Komisarjevsky and the Banality of Goodness
I was in New Haven just as day broke. Much to my surprise, there were few media wagons in front of the courthouse on Church Street. Only one ghastly looking antenna reached into the gray morning sky. All at once it struck me: death is now passe.
It was opening day of jury selection in the case of State v. Komisarjevsky, the co-defendant in the brutal home invasion in Cheshire in 2007. When Stephen Hayes was tried last year, it was standing room only in the courthouse lobby when jury selection began. There was a grim sort of determination by the media to cover the case from beginning to end. Much though we say we hate the horror of it all, we loved every sordid minute of the coverage.
This time around it looks as though there will be less of a feeding frenzy, less of an almost compulsive need to revel in the grimy details of slaughter. I can’t tell whether that is a good thing.
Hannah Arendt once wrote of the banality of evil as she covered the Nazi war crimes trial of Adolf Eichmann. Far from being a monster, Eichmann disappointed. He was an ordinary man, after all; an ordinary man who’d done extraordinary horrifying things. Perhaps in the Cheshire cases, we now confront the banality of evil’s antipode, goodness.
There’s a certain weariness associated the name of the surviving victim, Dr. William Peiti, Jr., that is often whispered, and almost never spoken aloud, in courthouses throughout the state. When he turns up at legislative hearings to lobby for one thing and another, no one has the nerve to usher him to the door. Everyone listens, or at least pretends to, with the same studious expression one uses to listen to Aunt Matilda counsel caution at the senior prom. We listen because it is expected, not because we believe auntie dearest brings anything other than a smothering concern to the table.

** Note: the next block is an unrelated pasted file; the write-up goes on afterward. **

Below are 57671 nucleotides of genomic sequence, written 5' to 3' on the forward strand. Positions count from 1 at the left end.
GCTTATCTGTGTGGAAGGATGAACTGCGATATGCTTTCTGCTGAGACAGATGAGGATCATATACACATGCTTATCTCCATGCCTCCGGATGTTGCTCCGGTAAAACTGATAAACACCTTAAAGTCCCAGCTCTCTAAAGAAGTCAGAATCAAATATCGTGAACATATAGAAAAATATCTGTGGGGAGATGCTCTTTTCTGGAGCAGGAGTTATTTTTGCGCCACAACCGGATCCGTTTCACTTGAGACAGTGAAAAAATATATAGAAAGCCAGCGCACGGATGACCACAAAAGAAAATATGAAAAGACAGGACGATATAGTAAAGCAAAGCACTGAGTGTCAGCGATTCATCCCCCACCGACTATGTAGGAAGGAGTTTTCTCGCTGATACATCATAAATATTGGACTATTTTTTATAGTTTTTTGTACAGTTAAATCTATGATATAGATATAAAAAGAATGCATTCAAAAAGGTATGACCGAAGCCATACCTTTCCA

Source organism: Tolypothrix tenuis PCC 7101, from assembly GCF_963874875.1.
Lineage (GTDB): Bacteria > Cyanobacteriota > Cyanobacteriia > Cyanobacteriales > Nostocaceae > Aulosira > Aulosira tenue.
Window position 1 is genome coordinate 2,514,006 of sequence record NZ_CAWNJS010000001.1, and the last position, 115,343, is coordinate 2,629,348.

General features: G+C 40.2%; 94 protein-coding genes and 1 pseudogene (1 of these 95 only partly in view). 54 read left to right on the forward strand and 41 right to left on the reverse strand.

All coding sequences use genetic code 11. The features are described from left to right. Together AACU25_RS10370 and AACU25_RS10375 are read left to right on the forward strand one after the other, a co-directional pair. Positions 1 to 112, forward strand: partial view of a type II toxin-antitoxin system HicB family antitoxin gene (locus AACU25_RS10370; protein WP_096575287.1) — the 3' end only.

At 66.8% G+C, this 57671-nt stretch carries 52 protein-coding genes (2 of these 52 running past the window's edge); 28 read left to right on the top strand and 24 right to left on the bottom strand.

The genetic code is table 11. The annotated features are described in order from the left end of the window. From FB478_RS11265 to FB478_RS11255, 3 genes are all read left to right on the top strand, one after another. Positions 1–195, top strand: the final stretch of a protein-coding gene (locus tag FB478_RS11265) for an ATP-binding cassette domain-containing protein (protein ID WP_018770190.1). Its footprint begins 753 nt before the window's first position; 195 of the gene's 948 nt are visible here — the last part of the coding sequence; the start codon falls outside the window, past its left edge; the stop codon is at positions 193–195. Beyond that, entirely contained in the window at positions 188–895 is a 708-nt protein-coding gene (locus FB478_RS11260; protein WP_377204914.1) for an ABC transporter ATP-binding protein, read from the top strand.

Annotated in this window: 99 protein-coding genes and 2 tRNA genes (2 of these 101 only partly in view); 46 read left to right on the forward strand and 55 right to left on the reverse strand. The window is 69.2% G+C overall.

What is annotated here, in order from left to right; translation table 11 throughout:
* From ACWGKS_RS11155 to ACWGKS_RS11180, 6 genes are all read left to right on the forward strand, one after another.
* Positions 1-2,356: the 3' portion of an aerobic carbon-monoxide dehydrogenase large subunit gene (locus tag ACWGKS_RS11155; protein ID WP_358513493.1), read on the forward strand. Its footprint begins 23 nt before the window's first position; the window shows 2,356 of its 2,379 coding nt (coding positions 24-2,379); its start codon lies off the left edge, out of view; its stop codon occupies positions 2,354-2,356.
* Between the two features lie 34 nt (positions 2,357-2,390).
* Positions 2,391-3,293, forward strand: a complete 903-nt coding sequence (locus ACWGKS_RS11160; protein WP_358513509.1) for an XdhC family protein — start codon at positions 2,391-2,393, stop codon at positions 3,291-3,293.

The Komisarjevsky defense team has already displayed its hand in pre-trial filings: Komisarjevsky was the dupe of the older man. It was Hayes who read all those thrillers about rape and mayhem. Why, Josh was merely in the thrall of the seasoned criminal. Last trial it was Komisarjevsky who played the role of anti-hero: his semi-literate Nietzschean ramblings were entered into evidence by Hayes’ lawyers to show that evil lay in the heart of the younger man. This murders’ version of "Who’s on first?" does not persuade.
Komisarjevsky’s lawyers have filed a motion to compel the state to accept their client’s guilty plea in exchange for not seeking the death penalty. This is a move that would save the state as much as $60,000 per year in the cost of housing Komisarjevsky during the many years of appeals sure to follow. But New Haven State’s Attorney Michael Dearington stumbles along like a principled idiot; he’s tasted blood once, he wants more. After all, if ever there was a case in which death should be sought, this is it, right? Besides, how do you kill Hayes and give Komisarjevsky a pass?
This begs the question: why kill on doctor's orders?
So on this second middle-class show trial goes. We are seeking to kill two men because they laid waste to the American dream. We’re engaged in a political thrill kill all our own. We suspend judgment about the morality and efficacy of the death penalty. Only this time around it feels different. It’s hard to feel anything at all as this trial begins. We know what’s coming. The trial is simply a variation on a by now well-worn theme.
Only this time around even lawmakers are to blame for the sense of torpor. They are prepared to vote to abolish the death penalty, but only prospectively. No one wants to take the heat for giving Hayes or Komisarjevsky a pass. What’s worse, no one is prepared to stand up in the well of a legislative chamber and say what needs saying: No one can be a judge in his own case. Much though we sympathize with Dr. Petit for his loss, he’s banged the bully pulpit long enough. There is no justice in killing; there is only more destruction, not just of the lives that are destroyed, but of a common regard for the civilizing norms that make society possible. We kill because it feels good. And just how does that make us different than the killers we execute?
So we set out again to kill. This time without all the fanfare and fuss. We now go about the work of killing as if in a trance, prepared to abandon the practice, but lacking the courage to say enough is enough to the gaudy melodrama.